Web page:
I believe they do, we are novices and have not researched it as much. We make a gallon a week using green tea and than after it’s brewed and done we add some dried blueberries to flavor it a bit. There is nutritional info on the website we got our starter scoby from www.kombuchakamp.com really good site. I am pretty sure the microbes are active even after refrigeration.
Either way the other very critical actions during the cleanse is to not eat phone that are either high in glucose (white breads etc as well as fruits that are high on the glycemic index. Also no brewer's yeast. There is a list of foods in the YeastMax directions I believe and also on line.
AFter the cleans I repopulated with good yeast with a product called Advanced Naturals Ultimate FloraMax Super Critical 200 billion live cultures per serving. THat lasted seven days I believe and then I take a daily from a brand called INNATE Flora 50 14 Clinical Strength..
These products worked for me. I have no relationship to them professionally. My nurse practitioner carries them. You can get them on-line too.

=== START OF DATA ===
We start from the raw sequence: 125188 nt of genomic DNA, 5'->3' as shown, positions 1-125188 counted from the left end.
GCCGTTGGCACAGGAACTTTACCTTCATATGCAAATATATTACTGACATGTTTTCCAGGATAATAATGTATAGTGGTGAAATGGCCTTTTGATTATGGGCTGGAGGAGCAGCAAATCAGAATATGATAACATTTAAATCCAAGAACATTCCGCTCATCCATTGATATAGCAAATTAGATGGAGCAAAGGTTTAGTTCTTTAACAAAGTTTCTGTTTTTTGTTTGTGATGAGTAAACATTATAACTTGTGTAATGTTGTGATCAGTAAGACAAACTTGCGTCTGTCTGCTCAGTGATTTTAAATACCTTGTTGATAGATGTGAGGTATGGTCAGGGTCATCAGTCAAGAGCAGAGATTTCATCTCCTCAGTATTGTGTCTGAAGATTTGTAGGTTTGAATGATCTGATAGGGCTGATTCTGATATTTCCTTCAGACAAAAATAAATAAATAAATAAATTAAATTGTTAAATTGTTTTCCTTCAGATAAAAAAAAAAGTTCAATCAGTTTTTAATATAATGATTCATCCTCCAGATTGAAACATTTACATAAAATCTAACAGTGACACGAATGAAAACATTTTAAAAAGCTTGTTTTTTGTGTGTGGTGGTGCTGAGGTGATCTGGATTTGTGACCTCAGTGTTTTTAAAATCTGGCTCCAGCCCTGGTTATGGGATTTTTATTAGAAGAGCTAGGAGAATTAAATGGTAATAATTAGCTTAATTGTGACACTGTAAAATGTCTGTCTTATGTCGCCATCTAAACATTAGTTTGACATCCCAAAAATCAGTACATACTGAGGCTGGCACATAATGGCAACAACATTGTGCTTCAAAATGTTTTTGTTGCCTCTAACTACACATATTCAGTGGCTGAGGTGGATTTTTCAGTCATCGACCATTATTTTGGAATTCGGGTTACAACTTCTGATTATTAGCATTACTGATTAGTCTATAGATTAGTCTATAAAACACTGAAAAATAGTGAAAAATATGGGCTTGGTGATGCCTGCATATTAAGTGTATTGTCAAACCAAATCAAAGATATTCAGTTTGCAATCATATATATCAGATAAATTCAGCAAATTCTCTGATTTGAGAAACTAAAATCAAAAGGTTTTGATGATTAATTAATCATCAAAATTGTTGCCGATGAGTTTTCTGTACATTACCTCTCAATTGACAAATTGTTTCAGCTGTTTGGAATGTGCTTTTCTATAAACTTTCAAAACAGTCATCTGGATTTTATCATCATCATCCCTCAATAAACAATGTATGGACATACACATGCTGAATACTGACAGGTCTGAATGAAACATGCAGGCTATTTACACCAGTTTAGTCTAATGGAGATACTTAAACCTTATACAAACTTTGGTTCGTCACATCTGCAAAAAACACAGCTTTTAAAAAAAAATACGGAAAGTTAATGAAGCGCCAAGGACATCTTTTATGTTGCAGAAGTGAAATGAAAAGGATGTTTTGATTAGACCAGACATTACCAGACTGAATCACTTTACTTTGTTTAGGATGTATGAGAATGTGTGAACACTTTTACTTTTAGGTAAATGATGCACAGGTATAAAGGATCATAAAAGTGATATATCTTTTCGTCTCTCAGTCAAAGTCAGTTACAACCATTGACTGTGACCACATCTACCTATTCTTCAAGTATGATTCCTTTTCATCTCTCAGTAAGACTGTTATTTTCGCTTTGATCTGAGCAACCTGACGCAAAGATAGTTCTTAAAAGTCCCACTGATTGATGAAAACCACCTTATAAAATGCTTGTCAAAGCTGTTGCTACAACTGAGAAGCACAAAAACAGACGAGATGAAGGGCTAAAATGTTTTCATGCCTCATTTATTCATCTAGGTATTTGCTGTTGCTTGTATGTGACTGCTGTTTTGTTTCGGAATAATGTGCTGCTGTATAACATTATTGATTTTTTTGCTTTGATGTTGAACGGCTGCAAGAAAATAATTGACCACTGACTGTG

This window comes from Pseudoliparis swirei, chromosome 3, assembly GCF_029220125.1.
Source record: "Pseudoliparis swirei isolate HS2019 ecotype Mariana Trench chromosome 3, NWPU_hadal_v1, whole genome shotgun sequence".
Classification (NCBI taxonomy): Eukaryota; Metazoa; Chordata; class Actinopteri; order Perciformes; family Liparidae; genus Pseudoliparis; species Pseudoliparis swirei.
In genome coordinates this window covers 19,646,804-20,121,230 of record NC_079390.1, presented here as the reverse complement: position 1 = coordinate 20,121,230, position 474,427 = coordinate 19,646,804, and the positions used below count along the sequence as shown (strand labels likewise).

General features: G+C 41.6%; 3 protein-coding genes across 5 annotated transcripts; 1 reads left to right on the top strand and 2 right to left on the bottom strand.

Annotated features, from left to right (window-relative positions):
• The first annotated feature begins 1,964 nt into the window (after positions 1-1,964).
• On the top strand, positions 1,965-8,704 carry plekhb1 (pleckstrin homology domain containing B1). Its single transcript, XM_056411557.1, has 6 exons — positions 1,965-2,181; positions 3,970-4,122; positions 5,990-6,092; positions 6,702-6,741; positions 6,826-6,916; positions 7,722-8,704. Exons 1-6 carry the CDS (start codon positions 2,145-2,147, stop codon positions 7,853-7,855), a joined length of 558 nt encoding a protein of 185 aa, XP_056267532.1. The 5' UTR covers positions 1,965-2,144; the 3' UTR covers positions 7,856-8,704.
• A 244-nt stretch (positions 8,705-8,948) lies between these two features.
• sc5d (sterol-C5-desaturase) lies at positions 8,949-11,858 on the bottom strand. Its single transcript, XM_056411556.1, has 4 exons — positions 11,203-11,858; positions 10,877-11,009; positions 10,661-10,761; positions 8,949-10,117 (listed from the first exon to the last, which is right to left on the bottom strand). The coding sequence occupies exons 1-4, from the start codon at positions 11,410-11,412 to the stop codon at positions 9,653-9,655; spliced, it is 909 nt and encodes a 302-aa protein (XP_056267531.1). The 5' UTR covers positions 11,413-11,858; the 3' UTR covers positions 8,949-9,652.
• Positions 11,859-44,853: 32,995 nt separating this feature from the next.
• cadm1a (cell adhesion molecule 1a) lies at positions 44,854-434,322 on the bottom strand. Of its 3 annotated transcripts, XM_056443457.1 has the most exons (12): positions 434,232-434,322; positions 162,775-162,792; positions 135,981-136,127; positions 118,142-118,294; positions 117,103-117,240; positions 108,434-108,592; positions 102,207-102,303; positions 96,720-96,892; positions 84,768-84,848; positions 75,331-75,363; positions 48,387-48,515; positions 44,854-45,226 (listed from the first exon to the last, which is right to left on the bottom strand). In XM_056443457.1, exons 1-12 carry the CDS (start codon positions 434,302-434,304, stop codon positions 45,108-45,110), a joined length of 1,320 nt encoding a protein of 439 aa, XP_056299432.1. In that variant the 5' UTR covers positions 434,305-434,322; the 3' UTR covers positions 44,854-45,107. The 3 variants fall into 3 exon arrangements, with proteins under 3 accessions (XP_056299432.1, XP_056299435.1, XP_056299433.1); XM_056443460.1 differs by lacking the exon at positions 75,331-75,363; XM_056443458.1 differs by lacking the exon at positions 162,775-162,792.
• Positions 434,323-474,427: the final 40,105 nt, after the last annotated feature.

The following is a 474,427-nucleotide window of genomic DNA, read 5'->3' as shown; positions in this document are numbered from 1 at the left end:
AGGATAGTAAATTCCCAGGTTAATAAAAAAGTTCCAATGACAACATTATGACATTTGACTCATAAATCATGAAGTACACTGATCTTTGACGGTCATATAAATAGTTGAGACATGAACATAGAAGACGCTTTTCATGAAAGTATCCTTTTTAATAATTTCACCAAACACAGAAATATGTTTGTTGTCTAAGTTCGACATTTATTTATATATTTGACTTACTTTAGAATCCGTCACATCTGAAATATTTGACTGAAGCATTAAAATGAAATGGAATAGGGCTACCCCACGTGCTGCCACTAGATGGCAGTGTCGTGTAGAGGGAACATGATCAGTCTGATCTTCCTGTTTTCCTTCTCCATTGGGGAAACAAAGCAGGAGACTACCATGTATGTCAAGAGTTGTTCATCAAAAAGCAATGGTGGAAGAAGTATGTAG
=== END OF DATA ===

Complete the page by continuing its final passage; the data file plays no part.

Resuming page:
Definitely research on-line too. I have had wonderful results. If you have to take antibiotics (which kill all yeast and thus bad end up taking over when they come back because good are gone) or anything after the cleanse repopulate with the Super Critical before going back to daily probiotic.
No apparent link to humans?
Never met an obese person that had any kind of cancer, so this rings dissonant. Bad knees, bad feet, bad hips, sore backs, but cannot recall a single obese person with cancer.
More likely not.
This is not a medical story, its 100% big gov socialist control political.
Obesity is associated with increased risks of the following cancer types, and possibly others as well:
Esophagus, Pancreas, Colon and rectum, Breast (after menopause), Endometrium (lining of the uterus), Kidney, Thyroid, Gallbladder.
One study, using NCI Surveillance, Epidemiology, and End Results (SEER) data, estimated that in 2007 in the United States, about 34,000 new cases of cancer in men (4 percent) and 50,500 in women (7 percent) were due to obesity. The percentage of cases attributed to obesity varied widely for different cancer types but was as high as 40 percent for some cancers, particularly endometrial cancer and esophageal adenocarcinoma.
The reason you were likely unaware of this was because these are internal cancers that are likely in an advanced stage when they are first detected. On top of that, cancer and chemotherapy are a major weight loss program. I knew an obese woman whose cancer, though caught early, was terminal, and in six months she went from fat to “concentration camp”.
Her life was probably extended by three months by smoking marijuana, that permitted her to eat without nausea.
Disclaimer: Opinions posted on Free Republic are those of the individual posters and do not necessarily represent the opinion of Free Republic or its management. All materials posted herein are protected by copyright law and the exemption for fair use of copyrighted works.